U.S. vaping industry seeks answers as postal service ends deliveries

The US e-vapor industry faces a major challenge that has nothing to do with selling to minors, concerns about health risks and black market fakes. It’s about getting your products into the hands of consumers.

On Thursday, the U.S. Postal Service’s ban on shipping all vaping products, which was mandated by Congress late last year, went into effect. The exit from the postal service, combined with the existing delivery bans by FedEx Corp. (NYSE: FDX), UPS Inc. (NYSE: UPS) and DHL eCommerce Solutions, the e-commerce unit of German company Deutsche Post DHL (OTC US: DPSGY), leaves the vaping industry with limited options for put its products on the market.

The bans imposed by the four carriers affect online sales to consumers as well as business-to-business transactions between manufacturers, distributors and retailers. There are roughly 10 million regular vapers in the United States, according to the American Vaping Association (AVA), a vaping rights organization that receives funding from the industry. Between 2.5 million and 3.5 million consumers order vaping products online, the group estimates. It has no data on the size of B2B transactions.

With the Postal Service, which serves all U.S. addresses out of sight, the vaping supply chain, whether B2B or the business-to-consumer channel, will need to develop new shipping strategies to remain viable. New models have already emerged. A company called Vape Freight, founded by Michael Wittenberg, a logistics veteran who also has experience in the vaping industry, offers B2B customers a portfolio of services ranging from small packages and LTL to transporting containers.

On Monday, regional parcel carrier LSO, which has been transporting vaping products for some time, pledged to scale up operations in its 10-state territory, which includes all zip codes from the home state of the country. company, Texas. The Austin-based carrier said in a statement that shipping vaping products to residences is similar to shipments of clothing, food and wine, health and beauty aids and other legal products. The main difference with delivering products like wine and vaping is that they require an adult signature.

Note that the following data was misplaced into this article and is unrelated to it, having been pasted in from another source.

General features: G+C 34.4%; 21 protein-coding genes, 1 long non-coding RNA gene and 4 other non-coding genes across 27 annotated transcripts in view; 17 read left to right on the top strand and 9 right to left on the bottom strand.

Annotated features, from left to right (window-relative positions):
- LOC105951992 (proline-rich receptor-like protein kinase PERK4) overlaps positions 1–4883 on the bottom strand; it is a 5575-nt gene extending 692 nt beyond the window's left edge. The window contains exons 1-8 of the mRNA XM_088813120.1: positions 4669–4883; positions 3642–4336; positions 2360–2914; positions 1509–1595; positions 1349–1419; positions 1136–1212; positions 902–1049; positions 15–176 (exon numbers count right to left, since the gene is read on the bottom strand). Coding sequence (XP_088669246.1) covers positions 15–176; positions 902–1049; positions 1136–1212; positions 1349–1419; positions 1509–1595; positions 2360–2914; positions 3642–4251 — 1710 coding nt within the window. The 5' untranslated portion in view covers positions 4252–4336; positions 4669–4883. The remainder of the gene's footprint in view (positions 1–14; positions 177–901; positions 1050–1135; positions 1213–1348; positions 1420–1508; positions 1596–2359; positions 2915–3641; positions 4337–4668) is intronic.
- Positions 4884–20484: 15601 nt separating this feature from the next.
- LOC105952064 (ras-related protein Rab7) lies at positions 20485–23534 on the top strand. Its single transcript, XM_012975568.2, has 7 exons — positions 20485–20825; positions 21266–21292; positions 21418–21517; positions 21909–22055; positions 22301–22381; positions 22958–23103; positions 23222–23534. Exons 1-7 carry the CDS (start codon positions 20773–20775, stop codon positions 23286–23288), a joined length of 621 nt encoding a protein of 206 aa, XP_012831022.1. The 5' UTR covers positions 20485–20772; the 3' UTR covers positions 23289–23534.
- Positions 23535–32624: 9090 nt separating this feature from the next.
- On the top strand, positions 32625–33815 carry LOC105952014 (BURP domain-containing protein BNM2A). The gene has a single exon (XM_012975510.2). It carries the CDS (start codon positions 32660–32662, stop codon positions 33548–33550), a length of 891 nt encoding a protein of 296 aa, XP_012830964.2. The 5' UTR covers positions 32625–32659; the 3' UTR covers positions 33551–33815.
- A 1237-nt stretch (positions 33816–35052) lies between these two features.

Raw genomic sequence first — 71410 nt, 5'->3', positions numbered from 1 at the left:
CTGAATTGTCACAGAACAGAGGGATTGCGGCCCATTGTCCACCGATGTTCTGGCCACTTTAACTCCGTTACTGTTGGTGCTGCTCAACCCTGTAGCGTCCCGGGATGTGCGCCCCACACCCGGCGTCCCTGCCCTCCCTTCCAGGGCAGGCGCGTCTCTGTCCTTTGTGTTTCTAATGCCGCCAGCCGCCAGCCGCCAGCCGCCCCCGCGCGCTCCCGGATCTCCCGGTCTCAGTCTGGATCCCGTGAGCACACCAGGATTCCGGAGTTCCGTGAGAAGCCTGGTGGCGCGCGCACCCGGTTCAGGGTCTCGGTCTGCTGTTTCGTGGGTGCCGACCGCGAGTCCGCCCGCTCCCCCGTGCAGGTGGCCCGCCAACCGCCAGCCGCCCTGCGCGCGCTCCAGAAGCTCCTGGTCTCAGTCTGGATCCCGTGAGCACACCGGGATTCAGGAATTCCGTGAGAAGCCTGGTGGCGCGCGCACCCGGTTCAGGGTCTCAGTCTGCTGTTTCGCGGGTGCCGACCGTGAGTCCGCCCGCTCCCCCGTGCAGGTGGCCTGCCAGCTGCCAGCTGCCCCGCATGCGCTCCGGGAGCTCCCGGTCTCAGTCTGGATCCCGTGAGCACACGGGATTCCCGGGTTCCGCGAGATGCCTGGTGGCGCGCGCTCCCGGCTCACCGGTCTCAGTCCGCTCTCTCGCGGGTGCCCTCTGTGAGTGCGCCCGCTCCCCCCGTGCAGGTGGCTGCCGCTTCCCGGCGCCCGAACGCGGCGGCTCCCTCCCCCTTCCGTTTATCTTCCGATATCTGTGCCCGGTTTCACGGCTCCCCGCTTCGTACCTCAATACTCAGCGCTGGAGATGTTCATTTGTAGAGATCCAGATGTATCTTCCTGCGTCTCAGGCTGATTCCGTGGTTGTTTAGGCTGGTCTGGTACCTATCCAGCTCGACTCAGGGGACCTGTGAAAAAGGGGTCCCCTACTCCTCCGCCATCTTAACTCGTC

“I find it curious why other carriers have chosen not to support the vaping market,” Richard Metzler, CEO of LSO, said in the statement. Metzler said it was “a headache for me” as to why carriers treat vaping products differently from legal products requiring adult approval. “Who knows? Maybe then they will ban wine deliveries,” he added.

In an email, Metzler said he is not aware of any other regional carrier that carries vaping products, although some local delivery companies may. Executives at regional carriers OnTrac and LaserShip, the two largest in geographic reach, did not respond to requests for comment. LaserShip’s parent company, private equity firm American Securities LLC, plans to buy OnTrac in a $ 1.3 billion deal that is expected to lay the groundwork for the world’s first nationwide package delivery deal. regional networks.

The Postal Service will allow a limited number of vaping transactions between consumers as long as they are not of a commercial nature. Businesses can apply to the agency for permission to sell to other businesses. However, the vaping industry will be governed by the same onerous requirements that apply to cigarette and smokeless tobacco companies in the B2B space, said Gregory Conley, founder and president of AVA.

For example, applicants must provide the names and addresses of all companies to which they will ship, as well as a list of their customers’ licenses. If a business adds customers or if an existing customer changes address, the request must be updated and approved by the Postal Service before products can be shipped to new addresses, according to Conley. Packages must be brought to the post office and each must be processed at the counter.

The writing was on the wall for the industry last December after President Donald Trump signed a 5,000-page omnibus spending bill that included a law called the Prevention of E-Cigarette Online Sales Prevention Act. children. The wording of the law required the Postal Service to ban all shipments of vaping products with a few exceptions. The vaping industry has also been subject to the Prevention of All Trafficking in Cigarettes Act 2009 (PACT), designed to combat online sales of untaxed cigarettes.

Under this law, cigarettes and smokeless tobacco could no longer be mailed, and online sellers had to register with the Bureau of Alcohol, Tobacco, Firearms and Explosives (ATF) and tax administrators of each state. The PACT Act established standards for private carriers shipping tobacco products to homes and businesses, and created strict rules for collecting and reporting taxes, with heavy penalties for non-compliance.

The postal ban on vaping products was originally scheduled to come into effect at the end of March. However, the process was delayed after the agency was inundated with thousands of comments on the then proposed rules.

In March, FedEx announced it would be pulling out of the vaping delivery business. UPS followed suit a month later, telling affected customers that it would no longer ship vaping products in the United States, nor internationally to and from the United States, due to the “increased complexity. »Of the shipment of these goods. The DHL unit had ceased operations long before that.

Conley of AVA suggested that the regulatory environment surrounding the delivery of vaping products has become “too murky” for companies to continue doing business in the space.

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